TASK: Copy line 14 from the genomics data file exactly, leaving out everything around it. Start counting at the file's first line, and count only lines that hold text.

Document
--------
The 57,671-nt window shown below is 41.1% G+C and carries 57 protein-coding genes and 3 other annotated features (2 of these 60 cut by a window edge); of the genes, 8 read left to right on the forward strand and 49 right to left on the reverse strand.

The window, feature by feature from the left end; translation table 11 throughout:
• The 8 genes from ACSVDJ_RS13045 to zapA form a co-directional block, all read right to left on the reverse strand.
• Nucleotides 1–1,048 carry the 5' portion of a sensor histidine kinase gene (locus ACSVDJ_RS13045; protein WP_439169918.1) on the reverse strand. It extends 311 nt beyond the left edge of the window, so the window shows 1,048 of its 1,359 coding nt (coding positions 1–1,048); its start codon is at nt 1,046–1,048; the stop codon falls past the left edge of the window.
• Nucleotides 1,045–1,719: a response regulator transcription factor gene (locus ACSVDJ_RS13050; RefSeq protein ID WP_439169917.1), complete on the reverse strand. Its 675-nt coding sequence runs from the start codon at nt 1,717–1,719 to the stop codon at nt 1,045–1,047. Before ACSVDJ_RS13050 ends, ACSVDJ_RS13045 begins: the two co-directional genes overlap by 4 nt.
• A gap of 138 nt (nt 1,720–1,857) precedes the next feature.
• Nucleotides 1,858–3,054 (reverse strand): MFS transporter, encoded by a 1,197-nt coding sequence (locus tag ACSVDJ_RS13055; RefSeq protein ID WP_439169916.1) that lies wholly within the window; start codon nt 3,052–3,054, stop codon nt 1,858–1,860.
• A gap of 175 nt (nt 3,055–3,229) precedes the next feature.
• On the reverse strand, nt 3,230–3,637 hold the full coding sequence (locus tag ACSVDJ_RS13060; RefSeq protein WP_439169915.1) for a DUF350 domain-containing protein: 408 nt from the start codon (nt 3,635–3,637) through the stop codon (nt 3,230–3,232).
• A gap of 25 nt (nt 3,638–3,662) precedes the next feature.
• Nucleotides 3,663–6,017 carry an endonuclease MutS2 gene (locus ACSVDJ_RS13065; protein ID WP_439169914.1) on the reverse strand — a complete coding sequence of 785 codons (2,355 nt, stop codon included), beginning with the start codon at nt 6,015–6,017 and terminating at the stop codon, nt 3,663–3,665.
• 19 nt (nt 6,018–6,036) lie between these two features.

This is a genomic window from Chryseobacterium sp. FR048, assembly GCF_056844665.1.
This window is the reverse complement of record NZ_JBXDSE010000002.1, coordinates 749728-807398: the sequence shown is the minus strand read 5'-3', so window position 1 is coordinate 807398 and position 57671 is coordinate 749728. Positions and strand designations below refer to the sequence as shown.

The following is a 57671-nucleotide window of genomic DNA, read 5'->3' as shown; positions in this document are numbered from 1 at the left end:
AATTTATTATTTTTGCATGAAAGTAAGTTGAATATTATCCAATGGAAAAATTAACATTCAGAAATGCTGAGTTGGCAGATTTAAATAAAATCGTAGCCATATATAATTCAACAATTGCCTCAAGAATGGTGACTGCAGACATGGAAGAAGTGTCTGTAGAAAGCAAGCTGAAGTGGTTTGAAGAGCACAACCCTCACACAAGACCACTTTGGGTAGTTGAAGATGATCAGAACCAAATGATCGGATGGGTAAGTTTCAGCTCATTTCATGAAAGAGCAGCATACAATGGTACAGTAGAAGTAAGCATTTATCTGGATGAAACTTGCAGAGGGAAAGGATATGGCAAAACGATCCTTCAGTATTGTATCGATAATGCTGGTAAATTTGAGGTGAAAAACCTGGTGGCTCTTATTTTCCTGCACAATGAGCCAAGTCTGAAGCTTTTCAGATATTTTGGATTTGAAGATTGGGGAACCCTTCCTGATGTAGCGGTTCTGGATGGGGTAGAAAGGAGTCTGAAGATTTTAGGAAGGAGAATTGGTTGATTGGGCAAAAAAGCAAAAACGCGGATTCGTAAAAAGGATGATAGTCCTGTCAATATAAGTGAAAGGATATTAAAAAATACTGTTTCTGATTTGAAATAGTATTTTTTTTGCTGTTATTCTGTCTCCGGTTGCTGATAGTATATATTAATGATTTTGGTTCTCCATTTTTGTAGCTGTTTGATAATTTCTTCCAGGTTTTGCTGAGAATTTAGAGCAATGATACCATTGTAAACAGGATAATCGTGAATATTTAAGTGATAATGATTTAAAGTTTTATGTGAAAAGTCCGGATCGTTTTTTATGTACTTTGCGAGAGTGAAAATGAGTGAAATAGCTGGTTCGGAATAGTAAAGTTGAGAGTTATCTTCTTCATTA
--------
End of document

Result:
This window is the reverse complement of record NZ_JBXDSE010000002.1, coordinates 749728-807398: the sequence shown is the minus strand read 5'-3', so window position 1 is coordinate 807398 and position 57671 is coordinate 749728. Positions and strand designations below refer to the sequence as shown.